Why are we addicted to theme parks?

    Now that Banksy has unveiled his own dystopian version, Christopher Beanland considers the ups and downs of our endless quest for amusement
    Tourism in Iran: The country will soon be opening up again after years of isolation

    Iran is opening up again to tourists

    After years of isolation, Iran is reopening its embassies abroad. Soon, there'll be the chance for the adventurous to holiday there
    10 best PS4 games

    10 best PS4 games

    Can’t wait for the new round of blockbusters due out this autumn? We played through last year’s offering
    Transfer window: Ten things we learnt

    Ten things we learnt from the transfer window

    Record-breaking spending shows FFP restraint no longer applies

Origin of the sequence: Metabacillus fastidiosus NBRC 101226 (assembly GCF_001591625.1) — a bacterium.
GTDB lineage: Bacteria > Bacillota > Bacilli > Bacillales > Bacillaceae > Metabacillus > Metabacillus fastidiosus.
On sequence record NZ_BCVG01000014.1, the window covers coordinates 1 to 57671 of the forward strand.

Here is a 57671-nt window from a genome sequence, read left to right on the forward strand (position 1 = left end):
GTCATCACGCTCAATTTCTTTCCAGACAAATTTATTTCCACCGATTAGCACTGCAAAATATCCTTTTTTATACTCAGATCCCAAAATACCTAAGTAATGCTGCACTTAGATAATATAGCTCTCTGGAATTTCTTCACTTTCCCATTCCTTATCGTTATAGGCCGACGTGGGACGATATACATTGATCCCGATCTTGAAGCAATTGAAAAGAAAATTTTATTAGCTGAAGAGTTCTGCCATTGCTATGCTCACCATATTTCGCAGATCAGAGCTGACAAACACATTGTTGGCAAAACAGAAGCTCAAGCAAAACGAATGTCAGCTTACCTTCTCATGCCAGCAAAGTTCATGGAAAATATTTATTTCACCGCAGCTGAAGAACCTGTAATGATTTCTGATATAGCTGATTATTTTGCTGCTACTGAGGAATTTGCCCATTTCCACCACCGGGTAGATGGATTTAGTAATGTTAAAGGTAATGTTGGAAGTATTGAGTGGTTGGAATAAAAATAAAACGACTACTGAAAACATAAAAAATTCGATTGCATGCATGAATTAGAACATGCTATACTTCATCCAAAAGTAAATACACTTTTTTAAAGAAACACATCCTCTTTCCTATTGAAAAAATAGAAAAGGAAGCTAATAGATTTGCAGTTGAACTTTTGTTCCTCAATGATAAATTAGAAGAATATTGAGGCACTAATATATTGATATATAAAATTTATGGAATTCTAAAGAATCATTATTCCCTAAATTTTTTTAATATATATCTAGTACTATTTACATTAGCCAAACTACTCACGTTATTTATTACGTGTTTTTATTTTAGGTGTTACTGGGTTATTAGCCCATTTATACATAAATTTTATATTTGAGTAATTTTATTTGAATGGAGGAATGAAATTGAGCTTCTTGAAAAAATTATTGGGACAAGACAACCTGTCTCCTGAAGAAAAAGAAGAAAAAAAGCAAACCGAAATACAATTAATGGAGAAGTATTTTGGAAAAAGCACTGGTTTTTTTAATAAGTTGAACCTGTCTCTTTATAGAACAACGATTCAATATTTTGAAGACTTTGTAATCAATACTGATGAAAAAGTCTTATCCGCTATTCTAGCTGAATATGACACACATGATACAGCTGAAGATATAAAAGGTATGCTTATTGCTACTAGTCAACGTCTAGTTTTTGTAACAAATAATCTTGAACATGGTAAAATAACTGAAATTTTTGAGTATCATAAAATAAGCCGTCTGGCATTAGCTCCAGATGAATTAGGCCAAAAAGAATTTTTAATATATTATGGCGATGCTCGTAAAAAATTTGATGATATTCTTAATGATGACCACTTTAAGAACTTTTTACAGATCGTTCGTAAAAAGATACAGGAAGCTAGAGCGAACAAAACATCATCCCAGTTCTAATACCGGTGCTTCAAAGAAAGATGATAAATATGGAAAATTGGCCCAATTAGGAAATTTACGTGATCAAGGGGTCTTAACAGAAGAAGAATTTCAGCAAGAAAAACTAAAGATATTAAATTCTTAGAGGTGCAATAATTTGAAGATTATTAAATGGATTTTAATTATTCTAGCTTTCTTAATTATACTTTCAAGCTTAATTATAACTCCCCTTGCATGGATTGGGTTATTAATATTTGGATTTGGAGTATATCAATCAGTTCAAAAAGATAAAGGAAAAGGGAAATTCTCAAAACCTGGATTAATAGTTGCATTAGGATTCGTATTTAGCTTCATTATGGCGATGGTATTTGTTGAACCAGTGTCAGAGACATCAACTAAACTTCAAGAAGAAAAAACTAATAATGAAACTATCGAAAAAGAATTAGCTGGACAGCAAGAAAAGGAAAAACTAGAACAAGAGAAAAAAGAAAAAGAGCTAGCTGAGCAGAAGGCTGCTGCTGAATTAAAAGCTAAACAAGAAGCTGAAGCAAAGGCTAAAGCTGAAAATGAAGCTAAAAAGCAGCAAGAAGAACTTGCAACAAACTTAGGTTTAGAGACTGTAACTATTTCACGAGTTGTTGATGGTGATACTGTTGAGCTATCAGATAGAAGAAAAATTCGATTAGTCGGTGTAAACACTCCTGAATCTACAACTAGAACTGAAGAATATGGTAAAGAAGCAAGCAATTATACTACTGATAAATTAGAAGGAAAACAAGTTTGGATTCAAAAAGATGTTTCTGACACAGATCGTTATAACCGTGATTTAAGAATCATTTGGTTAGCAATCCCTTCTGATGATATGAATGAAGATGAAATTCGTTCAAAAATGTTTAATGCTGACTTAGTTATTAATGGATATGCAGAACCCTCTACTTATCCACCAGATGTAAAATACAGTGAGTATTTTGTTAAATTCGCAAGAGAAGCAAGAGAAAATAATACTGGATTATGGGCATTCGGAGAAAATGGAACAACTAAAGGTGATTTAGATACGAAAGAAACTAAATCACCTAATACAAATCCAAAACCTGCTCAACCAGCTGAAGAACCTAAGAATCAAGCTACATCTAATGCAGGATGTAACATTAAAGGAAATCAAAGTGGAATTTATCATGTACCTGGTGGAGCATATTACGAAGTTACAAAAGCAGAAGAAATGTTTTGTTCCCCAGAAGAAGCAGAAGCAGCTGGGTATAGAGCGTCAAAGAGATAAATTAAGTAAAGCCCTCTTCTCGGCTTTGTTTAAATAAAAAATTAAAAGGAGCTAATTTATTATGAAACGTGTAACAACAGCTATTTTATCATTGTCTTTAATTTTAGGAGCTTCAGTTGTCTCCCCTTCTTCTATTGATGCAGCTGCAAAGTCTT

Migrant crisis: UN official Philippe Douste-Blazy reveals the harrowing sights he encountered among refugees arriving on Lampedusa

    ‘Can we really just turn away?’

    Dead bodies, men drowning, women miscarrying – a senior UN figure on the horrors he has witnessed among migrants arriving on Lampedusa, and urges politicians not to underestimate our caring nature
    Nine of Syria and Iraq's 10 world heritage sites are in danger as Isis ravages centuries of history

    Nine of Syria and Iraq's 10 world heritage sites are in danger...

    ... and not just because of Isis vandalism
    Girl on a Plane: An exclusive extract of the novelisation inspired by the 1970 Palestinian fighters hijack

    Girl on a Plane

    An exclusive extract of the novelisation inspired by the 1970 Palestinian fighters hijack